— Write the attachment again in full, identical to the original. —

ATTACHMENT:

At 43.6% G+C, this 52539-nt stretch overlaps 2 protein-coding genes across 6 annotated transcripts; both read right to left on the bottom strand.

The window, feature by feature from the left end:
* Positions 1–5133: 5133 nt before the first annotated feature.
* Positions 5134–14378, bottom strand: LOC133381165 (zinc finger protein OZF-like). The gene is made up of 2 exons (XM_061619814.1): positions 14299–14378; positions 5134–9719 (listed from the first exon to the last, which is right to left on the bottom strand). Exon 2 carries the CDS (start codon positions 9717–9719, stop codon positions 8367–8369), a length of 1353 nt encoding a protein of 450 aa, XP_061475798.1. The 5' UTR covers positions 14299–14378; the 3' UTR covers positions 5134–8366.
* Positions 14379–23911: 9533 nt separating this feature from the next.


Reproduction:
At 43.6% G+C, this 52539-nt stretch overlaps 2 protein-coding genes across 6 annotated transcripts; both read right to left on the bottom strand.

The window, feature by feature from the left end:
* Positions 1–5133: 5133 nt before the first annotated feature.
* Positions 5134–14378, bottom strand: LOC133381165 (zinc finger protein OZF-like). The gene is made up of 2 exons (XM_061619814.1): positions 14299–14378; positions 5134–9719 (listed from the first exon to the last, which is right to left on the bottom strand). Exon 2 carries the CDS (start codon positions 9717–9719, stop codon positions 8367–8369), a length of 1353 nt encoding a protein of 450 aa, XP_061475798.1. The 5' UTR covers positions 14299–14378; the 3' UTR covers positions 5134–8366.
* Positions 14379–23911: 9533 nt separating this feature from the next.